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Fact check: 'Staging' of air attack victims in Kyiv?

October 18, 2022

After the rockets comes the propaganda — pro-Russian voices have claimed that wounded people in Kyiv were just actors staging their suffering. But a DW fact check shows that the victims are real.

 An injured woman receives medical treatment
Not staged: A volunteer tends to a Ukrainian woman after a rocket attack on Kyiv on October 10Image: Efrem Lukatsky/AP/picture alliance

After a period of relative calm, war has returned to the Ukrainian capital in recent days as Russia continues its attacks on Kyiv. 

Bombardments were particularly intense on October 10, the day with the heaviest attacks since Russia's invasion began. According to official figures, 19 people were killed in Kyiv and other regions as a result, and 105 people were injured. In Kyiv alone, 43 people were hospitalized that day according to Mayor Vitali Klitschko.

Images of bloodied civilian victims of the attacks were published by many media outlets. And afterward, a video was circulated on social media that questioned the authenticity of the images coming out of Kyiv.

Claim: "Production of dramatic images for the Western media," tweeted Maria Dubovikova, who claims to be a Russian media expert. And another user wrote, "cheeky-headed actors are filmed for the Western media to show a 'bloody' picture for their owners."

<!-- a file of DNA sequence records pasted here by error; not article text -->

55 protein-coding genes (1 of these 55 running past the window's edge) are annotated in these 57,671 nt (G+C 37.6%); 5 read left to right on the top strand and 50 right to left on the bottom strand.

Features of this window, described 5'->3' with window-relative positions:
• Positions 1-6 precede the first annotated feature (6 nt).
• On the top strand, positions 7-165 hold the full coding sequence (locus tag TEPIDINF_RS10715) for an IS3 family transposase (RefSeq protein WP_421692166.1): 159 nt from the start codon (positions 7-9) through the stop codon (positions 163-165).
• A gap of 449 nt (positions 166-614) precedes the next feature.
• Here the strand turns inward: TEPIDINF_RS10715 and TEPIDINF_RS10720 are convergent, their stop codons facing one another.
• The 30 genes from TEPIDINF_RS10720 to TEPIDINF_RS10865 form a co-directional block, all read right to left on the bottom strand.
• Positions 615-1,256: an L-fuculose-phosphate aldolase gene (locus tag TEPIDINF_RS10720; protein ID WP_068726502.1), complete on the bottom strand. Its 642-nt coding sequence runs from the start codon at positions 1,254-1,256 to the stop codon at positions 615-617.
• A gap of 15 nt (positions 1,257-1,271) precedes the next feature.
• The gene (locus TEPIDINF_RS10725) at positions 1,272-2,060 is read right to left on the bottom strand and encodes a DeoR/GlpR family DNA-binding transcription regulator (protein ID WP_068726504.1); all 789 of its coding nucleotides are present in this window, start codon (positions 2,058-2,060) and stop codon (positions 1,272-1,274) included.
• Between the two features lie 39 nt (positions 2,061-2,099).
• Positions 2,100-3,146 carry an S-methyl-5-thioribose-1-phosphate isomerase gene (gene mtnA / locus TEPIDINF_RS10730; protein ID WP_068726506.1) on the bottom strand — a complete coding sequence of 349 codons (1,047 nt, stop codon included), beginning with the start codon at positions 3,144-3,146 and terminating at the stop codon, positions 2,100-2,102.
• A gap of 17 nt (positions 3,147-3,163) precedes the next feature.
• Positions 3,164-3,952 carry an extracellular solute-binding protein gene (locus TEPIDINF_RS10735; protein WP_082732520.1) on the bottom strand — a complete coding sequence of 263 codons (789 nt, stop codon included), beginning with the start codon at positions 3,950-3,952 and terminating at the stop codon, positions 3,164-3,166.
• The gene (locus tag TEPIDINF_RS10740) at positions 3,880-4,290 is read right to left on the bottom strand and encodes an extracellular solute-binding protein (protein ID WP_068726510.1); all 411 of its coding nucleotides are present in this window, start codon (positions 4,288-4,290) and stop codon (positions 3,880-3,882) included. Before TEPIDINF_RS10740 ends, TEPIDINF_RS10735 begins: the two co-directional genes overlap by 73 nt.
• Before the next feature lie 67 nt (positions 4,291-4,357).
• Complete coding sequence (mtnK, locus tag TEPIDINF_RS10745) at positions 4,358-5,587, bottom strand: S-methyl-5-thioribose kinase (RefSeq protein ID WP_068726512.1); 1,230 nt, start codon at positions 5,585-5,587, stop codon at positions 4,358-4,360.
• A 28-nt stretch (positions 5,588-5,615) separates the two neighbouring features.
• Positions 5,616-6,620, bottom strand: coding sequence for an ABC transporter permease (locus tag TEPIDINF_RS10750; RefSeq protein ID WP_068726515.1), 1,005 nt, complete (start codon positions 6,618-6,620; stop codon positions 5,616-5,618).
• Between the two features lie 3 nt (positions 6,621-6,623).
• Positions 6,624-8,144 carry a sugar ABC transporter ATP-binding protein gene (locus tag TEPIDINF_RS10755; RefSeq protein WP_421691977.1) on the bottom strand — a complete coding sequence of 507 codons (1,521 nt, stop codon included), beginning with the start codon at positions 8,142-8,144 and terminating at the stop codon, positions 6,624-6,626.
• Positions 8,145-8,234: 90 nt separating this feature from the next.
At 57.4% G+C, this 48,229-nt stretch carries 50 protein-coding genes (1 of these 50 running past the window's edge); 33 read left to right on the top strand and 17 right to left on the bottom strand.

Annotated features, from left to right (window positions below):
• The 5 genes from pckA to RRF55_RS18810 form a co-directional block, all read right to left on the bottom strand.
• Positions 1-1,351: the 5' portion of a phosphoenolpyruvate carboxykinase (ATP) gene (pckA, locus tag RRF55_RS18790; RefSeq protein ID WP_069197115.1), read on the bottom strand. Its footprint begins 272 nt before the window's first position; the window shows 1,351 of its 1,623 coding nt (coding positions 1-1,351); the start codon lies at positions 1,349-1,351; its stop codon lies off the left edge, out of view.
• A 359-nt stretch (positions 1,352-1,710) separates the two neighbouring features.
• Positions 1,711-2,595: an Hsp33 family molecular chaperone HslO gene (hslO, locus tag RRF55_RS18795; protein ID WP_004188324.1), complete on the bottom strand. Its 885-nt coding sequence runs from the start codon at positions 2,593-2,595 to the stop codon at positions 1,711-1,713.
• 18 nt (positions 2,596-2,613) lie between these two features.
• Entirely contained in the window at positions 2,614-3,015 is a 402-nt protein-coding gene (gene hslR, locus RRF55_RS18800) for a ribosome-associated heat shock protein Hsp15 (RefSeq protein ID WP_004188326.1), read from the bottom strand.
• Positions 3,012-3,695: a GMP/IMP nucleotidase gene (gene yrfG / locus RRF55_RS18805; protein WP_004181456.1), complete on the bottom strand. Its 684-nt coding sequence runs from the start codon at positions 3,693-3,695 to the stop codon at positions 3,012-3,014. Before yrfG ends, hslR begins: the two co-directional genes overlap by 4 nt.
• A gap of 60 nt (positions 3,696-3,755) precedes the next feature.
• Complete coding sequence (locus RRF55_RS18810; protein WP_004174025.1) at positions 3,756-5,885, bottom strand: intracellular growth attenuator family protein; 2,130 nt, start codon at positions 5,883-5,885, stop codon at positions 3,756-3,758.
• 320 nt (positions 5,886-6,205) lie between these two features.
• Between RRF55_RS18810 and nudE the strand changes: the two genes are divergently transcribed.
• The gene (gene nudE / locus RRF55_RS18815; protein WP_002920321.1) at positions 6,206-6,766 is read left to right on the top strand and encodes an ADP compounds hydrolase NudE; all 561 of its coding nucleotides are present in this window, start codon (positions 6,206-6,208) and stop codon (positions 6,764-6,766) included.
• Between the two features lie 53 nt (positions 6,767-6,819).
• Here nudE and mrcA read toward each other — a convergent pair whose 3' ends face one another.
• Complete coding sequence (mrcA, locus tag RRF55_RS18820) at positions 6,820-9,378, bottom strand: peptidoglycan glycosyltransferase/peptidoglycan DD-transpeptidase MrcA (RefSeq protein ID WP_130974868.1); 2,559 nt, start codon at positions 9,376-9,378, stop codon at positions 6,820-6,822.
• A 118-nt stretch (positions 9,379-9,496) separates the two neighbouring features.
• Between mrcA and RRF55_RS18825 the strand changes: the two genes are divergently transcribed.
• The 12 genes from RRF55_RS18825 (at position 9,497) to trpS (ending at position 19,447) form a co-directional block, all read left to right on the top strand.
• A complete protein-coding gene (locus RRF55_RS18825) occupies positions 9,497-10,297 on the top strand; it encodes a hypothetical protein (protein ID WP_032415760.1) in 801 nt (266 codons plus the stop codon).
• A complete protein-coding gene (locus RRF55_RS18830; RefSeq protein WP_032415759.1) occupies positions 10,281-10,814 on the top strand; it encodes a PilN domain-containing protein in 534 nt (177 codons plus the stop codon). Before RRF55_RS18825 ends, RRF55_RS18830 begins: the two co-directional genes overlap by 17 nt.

In doing so, both posted a video of an apparently wounded woman with a head bandage taking a selfie of herself. Numerous other accounts repeat the claim, writing of "staging" for Western media.

Verdict: False.

The 14-second video, which was viewed more than 50,000 times on Twitter alone and also spread in Spanish on Telegram and in German on Facebook, among other channels, does not show any "staging" by actors, but actual wounded civilians in Kyiv.

In the photo in the upper part of the video, a woman is shown wearing a bandage around her head and a bloodstained shirt. To the right of the woman are other people, including a man who is also wearing a head bandage and has a bloodied face.

In the sequence shown, the woman says in Ukrainian: "Take my picture, Andrei Andrejitsch! In a moment I'll take a picture of myself and send it to my sister in Russia."

With a reverse image search, DW found out that this is an image from The Associated Press. According to the agency, the photo shows wounded people after the Russian attack on October 10, 2022, and was taken by Kyiv AP correspondent Efrem Lukatsky. Lukatsky also published the image on his Facebook account.